So, what did you actually get for your money? Firstly, for me it was a gaming machine but there was so much more that it was capable of in a similar way to your desktop or laptop is today. Take a look:-

* I used to complete school projects in an era when most people could only access computers at school, primitive ones at that, many schools were still running BBC computers!

* A profitable in school football game in a similar vein to "Play-by-Mail". You might need to look that one up. Play-by-Mail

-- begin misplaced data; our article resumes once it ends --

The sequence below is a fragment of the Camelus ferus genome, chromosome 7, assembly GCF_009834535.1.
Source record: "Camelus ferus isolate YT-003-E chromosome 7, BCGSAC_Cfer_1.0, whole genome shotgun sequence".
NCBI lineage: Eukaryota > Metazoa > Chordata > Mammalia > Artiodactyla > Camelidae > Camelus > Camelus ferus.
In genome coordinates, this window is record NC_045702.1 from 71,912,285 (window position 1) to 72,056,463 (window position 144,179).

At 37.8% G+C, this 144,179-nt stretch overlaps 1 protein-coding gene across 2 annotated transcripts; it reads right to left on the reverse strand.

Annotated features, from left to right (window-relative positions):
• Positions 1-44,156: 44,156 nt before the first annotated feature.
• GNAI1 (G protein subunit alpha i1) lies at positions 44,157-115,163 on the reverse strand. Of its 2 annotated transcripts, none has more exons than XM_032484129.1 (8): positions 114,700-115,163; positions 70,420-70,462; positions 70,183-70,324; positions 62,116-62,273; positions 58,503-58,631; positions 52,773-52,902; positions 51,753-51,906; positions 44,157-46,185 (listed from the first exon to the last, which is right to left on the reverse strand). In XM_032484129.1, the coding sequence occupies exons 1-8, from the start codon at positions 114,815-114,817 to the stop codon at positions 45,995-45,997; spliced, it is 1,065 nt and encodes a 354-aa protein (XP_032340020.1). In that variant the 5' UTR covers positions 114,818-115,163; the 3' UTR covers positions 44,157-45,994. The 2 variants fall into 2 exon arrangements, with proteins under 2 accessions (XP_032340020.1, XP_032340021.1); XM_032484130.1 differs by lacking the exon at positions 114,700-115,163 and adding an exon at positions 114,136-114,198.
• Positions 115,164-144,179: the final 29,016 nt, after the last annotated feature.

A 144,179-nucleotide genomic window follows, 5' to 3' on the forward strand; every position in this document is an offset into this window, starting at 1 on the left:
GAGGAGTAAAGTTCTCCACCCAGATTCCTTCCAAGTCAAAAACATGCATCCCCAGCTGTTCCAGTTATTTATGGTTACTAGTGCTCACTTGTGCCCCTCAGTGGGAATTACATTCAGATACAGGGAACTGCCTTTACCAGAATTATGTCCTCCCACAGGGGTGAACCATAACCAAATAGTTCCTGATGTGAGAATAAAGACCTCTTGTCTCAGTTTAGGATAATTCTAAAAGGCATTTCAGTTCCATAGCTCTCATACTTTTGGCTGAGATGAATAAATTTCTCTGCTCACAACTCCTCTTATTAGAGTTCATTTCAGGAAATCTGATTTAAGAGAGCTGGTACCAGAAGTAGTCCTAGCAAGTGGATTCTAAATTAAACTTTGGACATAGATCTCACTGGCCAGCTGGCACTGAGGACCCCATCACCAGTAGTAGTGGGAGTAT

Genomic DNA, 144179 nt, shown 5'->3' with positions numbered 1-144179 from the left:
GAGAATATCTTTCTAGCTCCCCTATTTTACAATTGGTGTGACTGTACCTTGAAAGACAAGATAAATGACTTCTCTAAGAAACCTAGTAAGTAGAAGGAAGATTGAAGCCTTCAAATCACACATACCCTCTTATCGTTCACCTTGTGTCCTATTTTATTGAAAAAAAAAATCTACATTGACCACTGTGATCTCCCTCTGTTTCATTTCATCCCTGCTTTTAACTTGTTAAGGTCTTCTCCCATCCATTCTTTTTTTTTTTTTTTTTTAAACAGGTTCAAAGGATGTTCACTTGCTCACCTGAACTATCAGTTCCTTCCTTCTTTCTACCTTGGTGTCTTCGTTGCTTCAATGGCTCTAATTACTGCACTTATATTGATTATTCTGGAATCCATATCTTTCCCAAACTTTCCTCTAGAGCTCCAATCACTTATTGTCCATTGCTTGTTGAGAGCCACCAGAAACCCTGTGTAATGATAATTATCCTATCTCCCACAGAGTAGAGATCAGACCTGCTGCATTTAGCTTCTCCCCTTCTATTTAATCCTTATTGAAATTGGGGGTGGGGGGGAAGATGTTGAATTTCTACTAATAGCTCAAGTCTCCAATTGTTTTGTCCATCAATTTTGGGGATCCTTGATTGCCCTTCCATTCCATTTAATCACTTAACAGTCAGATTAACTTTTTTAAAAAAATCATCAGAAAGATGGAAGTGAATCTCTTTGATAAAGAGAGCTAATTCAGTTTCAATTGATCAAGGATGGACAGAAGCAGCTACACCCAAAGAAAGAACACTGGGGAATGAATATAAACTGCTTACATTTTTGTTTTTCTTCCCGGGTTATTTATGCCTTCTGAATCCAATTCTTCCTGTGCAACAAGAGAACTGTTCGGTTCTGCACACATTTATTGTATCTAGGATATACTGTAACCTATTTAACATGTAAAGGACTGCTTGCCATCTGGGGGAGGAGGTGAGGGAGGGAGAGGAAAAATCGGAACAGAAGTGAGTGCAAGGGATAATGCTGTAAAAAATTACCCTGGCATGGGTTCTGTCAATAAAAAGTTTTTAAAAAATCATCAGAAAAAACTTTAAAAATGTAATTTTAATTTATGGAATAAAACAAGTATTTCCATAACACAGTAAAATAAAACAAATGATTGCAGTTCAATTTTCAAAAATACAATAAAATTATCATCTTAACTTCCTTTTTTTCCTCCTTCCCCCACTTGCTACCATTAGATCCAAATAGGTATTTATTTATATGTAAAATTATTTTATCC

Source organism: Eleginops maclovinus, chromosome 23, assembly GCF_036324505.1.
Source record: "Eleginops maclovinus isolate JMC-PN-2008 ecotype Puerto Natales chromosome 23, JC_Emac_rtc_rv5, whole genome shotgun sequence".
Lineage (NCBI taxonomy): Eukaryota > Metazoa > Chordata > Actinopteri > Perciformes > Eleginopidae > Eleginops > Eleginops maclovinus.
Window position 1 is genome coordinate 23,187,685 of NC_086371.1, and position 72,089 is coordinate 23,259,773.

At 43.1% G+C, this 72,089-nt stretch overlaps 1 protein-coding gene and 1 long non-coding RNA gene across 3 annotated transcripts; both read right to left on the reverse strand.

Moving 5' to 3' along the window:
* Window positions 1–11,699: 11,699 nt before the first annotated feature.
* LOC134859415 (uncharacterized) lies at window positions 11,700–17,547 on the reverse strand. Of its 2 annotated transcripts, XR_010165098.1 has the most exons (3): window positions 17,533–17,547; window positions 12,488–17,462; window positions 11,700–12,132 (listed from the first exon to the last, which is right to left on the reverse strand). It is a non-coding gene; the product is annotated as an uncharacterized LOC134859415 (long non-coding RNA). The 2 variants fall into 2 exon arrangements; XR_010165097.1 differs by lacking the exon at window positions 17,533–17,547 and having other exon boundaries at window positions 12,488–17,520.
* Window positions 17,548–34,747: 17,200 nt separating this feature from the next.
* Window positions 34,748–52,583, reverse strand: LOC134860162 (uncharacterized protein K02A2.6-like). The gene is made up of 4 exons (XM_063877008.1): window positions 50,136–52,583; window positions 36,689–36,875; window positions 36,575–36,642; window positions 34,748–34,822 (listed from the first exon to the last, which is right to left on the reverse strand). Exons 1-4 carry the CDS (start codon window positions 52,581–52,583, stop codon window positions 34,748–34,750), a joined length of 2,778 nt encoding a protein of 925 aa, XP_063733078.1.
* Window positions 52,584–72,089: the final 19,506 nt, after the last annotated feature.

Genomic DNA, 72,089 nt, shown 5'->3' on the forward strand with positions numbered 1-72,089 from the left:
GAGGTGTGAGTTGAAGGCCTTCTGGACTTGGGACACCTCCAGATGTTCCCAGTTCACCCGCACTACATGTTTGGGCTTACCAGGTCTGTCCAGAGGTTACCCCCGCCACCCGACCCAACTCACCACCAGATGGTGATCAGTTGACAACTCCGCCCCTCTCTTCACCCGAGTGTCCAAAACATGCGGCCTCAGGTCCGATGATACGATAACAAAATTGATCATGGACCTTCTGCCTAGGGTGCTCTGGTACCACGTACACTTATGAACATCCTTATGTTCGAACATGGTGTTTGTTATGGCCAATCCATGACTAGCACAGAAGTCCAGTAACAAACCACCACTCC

* Audio sampling and music creation using a Beeline Stereo Sampler. This was in the early "trance/rave" days where you could connect the Amiga to your Hi-fi and playback/record samples for manipulation with specialist software such as Octamed. Several hit UK singles were produced using this method.

* Game programming, initially via a free piece of software called the "Shoot-em-Up Construction Kit". It was very primitive by gaming standards, even in those days but you could learn some serious programming basics then play your game or save it to disk and pass to friends!